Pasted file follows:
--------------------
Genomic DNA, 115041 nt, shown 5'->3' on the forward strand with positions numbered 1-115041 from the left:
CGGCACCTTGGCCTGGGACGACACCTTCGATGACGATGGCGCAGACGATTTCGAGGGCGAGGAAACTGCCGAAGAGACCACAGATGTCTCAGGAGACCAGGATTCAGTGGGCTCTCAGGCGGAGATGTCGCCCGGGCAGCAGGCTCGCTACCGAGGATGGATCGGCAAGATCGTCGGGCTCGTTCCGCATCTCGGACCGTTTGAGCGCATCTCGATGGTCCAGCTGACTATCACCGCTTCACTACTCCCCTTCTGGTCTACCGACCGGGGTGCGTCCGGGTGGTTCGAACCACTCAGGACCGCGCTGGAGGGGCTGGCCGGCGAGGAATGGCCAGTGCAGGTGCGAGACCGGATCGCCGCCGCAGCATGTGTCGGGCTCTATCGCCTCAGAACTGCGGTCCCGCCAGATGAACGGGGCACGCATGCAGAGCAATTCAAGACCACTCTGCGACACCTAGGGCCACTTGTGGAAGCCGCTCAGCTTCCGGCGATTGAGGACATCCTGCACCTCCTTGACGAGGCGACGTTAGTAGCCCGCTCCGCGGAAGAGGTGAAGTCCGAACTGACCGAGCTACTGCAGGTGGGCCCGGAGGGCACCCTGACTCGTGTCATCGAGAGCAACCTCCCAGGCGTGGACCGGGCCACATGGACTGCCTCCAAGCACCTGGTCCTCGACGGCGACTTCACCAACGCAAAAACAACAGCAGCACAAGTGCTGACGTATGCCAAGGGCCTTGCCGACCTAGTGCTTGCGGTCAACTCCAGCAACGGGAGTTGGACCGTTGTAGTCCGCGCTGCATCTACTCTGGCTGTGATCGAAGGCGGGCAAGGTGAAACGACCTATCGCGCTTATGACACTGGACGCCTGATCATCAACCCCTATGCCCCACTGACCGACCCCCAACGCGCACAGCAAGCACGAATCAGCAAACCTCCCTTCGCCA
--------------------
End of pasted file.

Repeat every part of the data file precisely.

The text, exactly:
Genomic DNA, 115041 nt, shown 5'->3' on the forward strand with positions numbered 1-115041 from the left:
CGGCACCTTGGCCTGGGACGACACCTTCGATGACGATGGCGCAGACGATTTCGAGGGCGAGGAAACTGCCGAAGAGACCACAGATGTCTCAGGAGACCAGGATTCAGTGGGCTCTCAGGCGGAGATGTCGCCCGGGCAGCAGGCTCGCTACCGAGGATGGATCGGCAAGATCGTCGGGCTCGTTCCGCATCTCGGACCGTTTGAGCGCATCTCGATGGTCCAGCTGACTATCACCGCTTCACTACTCCCCTTCTGGTCTACCGACCGGGGTGCGTCCGGGTGGTTCGAACCACTCAGGACCGCGCTGGAGGGGCTGGCCGGCGAGGAATGGCCAGTGCAGGTGCGAGACCGGATCGCCGCCGCAGCATGTGTCGGGCTCTATCGCCTCAGAACTGCGGTCCCGCCAGATGAACGGGGCACGCATGCAGAGCAATTCAAGACCACTCTGCGACACCTAGGGCCACTTGTGGAAGCCGCTCAGCTTCCGGCGATTGAGGACATCCTGCACCTCCTTGACGAGGCGACGTTAGTAGCCCGCTCCGCGGAAGAGGTGAAGTCCGAACTGACCGAGCTACTGCAGGTGGGCCCGGAGGGCACCCTGACTCGTGTCATCGAGAGCAACCTCCCAGGCGTGGACCGGGCCACATGGACTGCCTCCAAGCACCTGGTCCTCGACGGCGACTTCACCAACGCAAAAACAACAGCAGCACAAGTGCTGACGTATGCCAAGGGCCTTGCCGACCTAGTGCTTGCGGTCAACTCCAGCAACGGGAGTTGGACCGTTGTAGTCCGCGCTGCATCTACTCTGGCTGTGATCGAAGGCGGGCAAGGTGAAACGACCTATCGCGCTTATGACACTGGACGCCTGATCATCAACCCCTATGCCCCACTGACCGACCCCCAACGCGCACAGCAAGCACGAATCAGCAAACCTCCCTTCGCCA